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There's an old joke about a man taking a dog into a bar claiming his dog can talk. To prove it, he asks, "How is life?" Dog says, "Rough!" "What's over our head?" Dog says, 'Roof!" "Who's the greatest ballplayer ever?" Dog says, "Ruth!" The bartender throws them out. On the sidewalk, the dog turns to the man and says, "Should I have said Gehrig?" The joke works not only because we're surprised to learn the dog can really talk, but also because we know dogs respond to humans in other ways -- we buy into the the joke because it's perfectly reasonable for the dog to bark out answers that sound like "Ruff!" right on cue.
Paul Auster's stock in trade in language. He is (rightly) not concerned with scientific rigor. So his main character, a dog named Mr. Bones, has a fluent understanding of English (almost fluent -- for some bizarre reason, he mangles the word English itself -- and he can't speak, only comprehend English). It's not that I'm unwilling to buy into this metaphor (although I do resent being told to do so within the text -- I can get it on my own). But as a longtime dog owner and lover, I would have found it far more interesting for Mr. Bones's understanding of humans to be based on reality -- empathy, emotion, body language, social hierarchy.
Nevertheless, as a longtime dog owner and lover, I was thoroughly enjoying Auster's short novel through its midpoint, willing to suspend my disbelief over Mr. Bones's language skills. That's because the story, despite being told from the point of view of the dog, was about a man, his owner. It even made sense that he could understand what his owner was saying after lifelong companionship with him. Willy is an interesting character. I wanted to know more about how he came to be a lost soul, and I wanted to hear more of his rants, the high point of the book being the two extended rants Auster allows him to give us.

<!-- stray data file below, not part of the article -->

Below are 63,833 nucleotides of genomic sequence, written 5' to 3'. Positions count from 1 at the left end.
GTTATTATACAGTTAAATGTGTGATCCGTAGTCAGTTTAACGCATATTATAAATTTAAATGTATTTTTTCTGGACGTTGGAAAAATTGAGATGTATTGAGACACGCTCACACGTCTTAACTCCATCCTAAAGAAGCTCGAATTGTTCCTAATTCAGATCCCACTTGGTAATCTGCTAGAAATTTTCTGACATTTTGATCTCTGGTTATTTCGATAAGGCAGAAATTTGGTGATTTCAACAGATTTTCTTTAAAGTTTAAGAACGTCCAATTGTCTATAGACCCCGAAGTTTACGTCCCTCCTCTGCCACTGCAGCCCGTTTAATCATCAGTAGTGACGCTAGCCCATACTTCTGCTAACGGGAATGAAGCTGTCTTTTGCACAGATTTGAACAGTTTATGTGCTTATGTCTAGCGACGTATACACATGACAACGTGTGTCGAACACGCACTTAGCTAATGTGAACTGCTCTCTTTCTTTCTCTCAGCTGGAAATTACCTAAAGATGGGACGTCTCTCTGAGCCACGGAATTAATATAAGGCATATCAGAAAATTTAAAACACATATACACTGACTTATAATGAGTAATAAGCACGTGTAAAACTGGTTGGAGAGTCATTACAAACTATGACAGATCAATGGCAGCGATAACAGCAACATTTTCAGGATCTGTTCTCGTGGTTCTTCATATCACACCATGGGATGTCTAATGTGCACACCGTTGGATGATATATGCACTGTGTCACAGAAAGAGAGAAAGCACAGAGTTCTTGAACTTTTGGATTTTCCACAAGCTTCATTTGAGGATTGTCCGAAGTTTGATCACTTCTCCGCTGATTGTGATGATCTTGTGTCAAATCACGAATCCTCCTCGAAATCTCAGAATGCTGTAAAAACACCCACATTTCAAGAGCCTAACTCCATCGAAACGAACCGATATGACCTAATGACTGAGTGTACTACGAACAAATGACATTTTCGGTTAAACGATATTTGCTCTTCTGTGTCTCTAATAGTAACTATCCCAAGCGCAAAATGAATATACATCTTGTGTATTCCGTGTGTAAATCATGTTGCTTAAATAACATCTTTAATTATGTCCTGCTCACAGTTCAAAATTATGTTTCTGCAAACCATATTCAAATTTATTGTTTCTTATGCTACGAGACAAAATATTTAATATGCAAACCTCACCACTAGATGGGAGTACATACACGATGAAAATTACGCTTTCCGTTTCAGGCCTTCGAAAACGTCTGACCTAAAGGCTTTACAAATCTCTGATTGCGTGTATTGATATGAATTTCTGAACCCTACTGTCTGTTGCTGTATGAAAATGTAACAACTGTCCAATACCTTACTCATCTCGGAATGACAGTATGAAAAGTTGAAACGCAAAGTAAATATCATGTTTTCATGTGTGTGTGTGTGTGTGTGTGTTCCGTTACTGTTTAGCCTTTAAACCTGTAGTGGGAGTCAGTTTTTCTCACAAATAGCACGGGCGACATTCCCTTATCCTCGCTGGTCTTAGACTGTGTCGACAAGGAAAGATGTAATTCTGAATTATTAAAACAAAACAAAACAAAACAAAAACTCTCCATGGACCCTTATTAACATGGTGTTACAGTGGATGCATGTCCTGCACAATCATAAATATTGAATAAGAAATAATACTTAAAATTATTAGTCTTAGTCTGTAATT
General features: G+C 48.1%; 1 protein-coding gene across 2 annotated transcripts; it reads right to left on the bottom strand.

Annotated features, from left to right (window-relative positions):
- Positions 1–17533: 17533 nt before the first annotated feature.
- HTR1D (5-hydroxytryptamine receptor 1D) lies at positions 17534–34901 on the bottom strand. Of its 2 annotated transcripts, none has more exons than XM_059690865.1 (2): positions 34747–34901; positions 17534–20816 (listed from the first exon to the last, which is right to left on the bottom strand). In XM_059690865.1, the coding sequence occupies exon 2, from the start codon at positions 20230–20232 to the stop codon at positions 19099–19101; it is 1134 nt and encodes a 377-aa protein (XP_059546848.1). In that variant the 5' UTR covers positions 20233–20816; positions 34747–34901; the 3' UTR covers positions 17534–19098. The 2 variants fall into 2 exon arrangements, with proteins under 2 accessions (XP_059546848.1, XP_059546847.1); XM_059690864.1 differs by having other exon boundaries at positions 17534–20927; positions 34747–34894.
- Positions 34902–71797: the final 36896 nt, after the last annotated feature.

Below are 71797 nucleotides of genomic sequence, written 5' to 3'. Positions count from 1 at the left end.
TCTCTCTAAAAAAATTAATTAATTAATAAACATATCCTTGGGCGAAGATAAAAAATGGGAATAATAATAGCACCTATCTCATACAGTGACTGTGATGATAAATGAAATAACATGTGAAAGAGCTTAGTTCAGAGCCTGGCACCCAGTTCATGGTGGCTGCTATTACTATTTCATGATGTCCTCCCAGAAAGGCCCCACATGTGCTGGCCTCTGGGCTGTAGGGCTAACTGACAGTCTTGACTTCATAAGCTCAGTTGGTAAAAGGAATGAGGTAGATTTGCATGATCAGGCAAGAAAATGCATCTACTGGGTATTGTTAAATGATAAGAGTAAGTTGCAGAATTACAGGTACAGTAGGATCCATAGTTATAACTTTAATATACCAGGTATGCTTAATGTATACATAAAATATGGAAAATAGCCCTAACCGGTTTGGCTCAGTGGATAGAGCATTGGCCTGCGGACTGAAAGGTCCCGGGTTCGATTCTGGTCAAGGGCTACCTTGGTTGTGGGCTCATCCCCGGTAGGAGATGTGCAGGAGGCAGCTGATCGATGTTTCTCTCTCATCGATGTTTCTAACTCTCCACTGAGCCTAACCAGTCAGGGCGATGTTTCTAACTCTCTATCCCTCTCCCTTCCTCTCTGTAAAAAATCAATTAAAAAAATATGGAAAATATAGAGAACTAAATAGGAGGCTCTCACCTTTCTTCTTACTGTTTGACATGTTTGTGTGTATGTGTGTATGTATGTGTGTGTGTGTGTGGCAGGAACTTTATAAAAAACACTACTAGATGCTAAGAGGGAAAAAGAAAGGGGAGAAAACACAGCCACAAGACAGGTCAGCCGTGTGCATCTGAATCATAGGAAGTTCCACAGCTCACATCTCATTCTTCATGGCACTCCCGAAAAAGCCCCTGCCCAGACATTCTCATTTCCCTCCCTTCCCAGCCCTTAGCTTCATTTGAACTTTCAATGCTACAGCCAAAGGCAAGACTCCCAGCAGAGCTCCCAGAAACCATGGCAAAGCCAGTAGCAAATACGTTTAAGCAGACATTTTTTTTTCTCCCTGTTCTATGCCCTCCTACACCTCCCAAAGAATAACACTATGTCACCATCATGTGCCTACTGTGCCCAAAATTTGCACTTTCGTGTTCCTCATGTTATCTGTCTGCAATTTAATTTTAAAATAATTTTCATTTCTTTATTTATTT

I was also looking forward with anticipation to Willy locating his mentor, an English teacher, whom he hoped would care for Mr. Bones after his imminent death. Unfortunately, in my opinion, the story takes a wrong turn when Willy dies, leaving Mr. Bones to seek new owners on his own. I fully understand what Auster was doing by having Mr. Bones find owners who are the opposite of Willy. I just found it overly facile, and not nearly as interesting as Willy himself or the prospect of Mr. Bones (and me) meeting the English teacher.
In short, like the talking dog who chose Ruth over Gehrig, Auster chose to pursue the wrong owners to take in Mr. Bones, abandoning Willy and his teacher.
7 of 8 people found this review helpful
What could Paul Auster have done to make this a more enjoyable book for you?
The character of the dog lacked authenticity. It would have been better had the author not imposed so many human attributes onto Mr Bones, e.g., dream content, conversations, capacity to predict outcomes of human relationships.
What about Joe Barrett’s performance did you like?
His narration was the only reason I gave the book three stars as he was believable, varied his pace appropriately, and matched the characters.
2 of 2 people found this review helpful
A great book for dog lovers & non-dog lovers. Not too sentimental but very touching & has humorous moments. I thoroughly enjoyed it
3 of 3 people found this review helpful
I’m writing this review several years after listening. I still remember the story with absolute fondness, a must for dog lovers everywhere. A delight and wondrous Paul Auster read.